What exactly IS water softening? Water seems pretty darn soft already, doesn’t it? Unless it is frozen into ice, water seems to be an unusual thing to need softening… so what does this really mean? Water softening is the filtering and reduction of certain minerals that cause water to be what is referred to as “hard”. Hard water essentially is water with too much calcium, magnesium and certain other minerals.
Hard water can cause many undesirable effects, including causing scale to form in small appliances like coffee pots and irons, and larger appliances like water heaters and dishwashers. Hard water also causes build up on shower stall walls, in bathtubs, and in sinks. It can be hard to clean the deposits left from hard water without resorting to harsh chemicals.
Many people do not care for the way hard water affects their skin and hair, and they dislike drinking it as well. For all of these reasons, a water softener can be a welcome upgrade to your home that quickly pays for itself in savings on appliances, not to mention ease of care and cleaning and personal comfort.
Some areas of the country are particularly prone to hard water problems. If you live in one of these areas, you have probably already dealt with at least some of the difficulties caused by hard water. People will sometimes use only distilled water in their iron or coffee pot as a way to avoid scaling. But what about the larger appliances? A water softener is the best way to eliminate the issue of hard water in your household.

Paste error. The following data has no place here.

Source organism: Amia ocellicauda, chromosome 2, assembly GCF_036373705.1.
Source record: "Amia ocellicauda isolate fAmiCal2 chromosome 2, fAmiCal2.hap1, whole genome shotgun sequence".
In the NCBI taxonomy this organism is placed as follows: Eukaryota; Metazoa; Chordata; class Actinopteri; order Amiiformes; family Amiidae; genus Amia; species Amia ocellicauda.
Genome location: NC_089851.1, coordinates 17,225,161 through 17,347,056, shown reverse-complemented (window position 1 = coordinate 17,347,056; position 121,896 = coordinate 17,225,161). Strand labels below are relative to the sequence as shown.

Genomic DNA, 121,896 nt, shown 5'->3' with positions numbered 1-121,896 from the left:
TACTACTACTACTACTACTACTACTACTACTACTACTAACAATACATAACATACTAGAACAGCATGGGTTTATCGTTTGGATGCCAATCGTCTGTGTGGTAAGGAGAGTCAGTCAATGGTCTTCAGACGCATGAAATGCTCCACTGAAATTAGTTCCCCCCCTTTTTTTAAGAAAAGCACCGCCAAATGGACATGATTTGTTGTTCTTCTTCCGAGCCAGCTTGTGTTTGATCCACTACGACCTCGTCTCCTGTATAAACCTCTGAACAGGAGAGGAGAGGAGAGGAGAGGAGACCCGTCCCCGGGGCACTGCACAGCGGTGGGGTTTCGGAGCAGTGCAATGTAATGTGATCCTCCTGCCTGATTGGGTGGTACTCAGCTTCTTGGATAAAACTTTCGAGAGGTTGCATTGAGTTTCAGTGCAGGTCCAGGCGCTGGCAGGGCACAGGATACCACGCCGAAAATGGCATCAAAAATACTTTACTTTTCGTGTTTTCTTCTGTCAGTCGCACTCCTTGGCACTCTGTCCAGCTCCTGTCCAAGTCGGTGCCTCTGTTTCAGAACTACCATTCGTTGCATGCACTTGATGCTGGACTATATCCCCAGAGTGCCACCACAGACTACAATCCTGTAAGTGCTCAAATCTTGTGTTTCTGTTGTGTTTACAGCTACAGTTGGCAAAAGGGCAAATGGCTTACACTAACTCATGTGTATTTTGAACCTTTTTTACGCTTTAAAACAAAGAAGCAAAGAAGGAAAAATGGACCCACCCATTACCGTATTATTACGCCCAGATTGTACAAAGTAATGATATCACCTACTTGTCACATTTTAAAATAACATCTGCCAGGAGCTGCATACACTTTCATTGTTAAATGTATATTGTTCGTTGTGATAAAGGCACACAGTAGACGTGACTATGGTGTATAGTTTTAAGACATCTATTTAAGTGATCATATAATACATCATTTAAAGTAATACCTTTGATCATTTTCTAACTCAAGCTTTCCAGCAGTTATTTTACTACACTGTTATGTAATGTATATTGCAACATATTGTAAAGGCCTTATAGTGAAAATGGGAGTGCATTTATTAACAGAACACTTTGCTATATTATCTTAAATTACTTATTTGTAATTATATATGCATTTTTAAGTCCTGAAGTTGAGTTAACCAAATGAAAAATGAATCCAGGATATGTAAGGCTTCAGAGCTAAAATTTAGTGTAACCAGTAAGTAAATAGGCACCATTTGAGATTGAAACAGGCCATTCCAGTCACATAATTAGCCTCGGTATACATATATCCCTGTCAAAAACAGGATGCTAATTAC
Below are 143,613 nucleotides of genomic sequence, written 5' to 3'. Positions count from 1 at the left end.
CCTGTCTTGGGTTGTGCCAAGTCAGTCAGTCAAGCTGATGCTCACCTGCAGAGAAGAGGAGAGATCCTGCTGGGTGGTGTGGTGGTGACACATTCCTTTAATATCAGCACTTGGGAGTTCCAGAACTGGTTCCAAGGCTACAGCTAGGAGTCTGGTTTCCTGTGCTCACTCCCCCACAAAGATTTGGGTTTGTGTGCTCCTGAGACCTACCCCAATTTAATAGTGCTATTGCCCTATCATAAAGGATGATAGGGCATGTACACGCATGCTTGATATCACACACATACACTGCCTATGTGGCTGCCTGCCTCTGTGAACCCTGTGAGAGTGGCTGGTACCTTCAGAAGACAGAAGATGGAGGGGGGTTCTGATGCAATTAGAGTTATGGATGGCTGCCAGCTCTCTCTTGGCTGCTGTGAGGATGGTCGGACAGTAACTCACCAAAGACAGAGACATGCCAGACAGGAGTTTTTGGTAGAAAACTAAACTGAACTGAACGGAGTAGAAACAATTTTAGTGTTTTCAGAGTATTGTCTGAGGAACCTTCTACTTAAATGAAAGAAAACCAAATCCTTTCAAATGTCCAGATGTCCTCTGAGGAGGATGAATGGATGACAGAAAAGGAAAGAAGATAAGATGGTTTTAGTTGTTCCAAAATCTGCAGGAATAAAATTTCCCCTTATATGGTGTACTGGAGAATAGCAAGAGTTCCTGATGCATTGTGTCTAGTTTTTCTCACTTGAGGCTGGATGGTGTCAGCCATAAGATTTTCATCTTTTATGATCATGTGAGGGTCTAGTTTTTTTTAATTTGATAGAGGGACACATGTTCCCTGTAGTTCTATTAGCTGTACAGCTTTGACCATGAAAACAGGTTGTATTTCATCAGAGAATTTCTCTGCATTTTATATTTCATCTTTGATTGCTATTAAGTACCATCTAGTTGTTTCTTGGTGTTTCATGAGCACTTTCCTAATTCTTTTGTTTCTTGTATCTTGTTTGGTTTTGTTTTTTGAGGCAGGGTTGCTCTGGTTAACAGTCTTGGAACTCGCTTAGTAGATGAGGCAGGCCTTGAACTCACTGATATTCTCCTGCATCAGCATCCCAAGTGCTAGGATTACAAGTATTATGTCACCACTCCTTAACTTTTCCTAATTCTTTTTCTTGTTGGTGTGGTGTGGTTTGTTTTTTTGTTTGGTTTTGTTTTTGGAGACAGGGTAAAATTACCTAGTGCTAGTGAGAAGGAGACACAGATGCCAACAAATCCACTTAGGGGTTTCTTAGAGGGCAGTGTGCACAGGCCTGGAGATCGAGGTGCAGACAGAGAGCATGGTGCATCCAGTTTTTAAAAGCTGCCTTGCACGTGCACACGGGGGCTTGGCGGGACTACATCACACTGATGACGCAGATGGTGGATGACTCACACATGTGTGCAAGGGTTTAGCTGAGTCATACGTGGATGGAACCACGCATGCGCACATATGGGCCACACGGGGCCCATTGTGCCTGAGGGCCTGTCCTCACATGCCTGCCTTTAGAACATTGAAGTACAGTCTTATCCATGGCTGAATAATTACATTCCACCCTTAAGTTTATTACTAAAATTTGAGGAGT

A water softener is installed between the water source and the output. When considering a water softening system, you will learn that there are two methods to water softening. One method is to remove the offending minerals from the water. The second method is to bind the minerals to other compounds, which makes them unable to form scale. You will want to learn about both methods and which is best for you and your family and the area you live in before making your choice.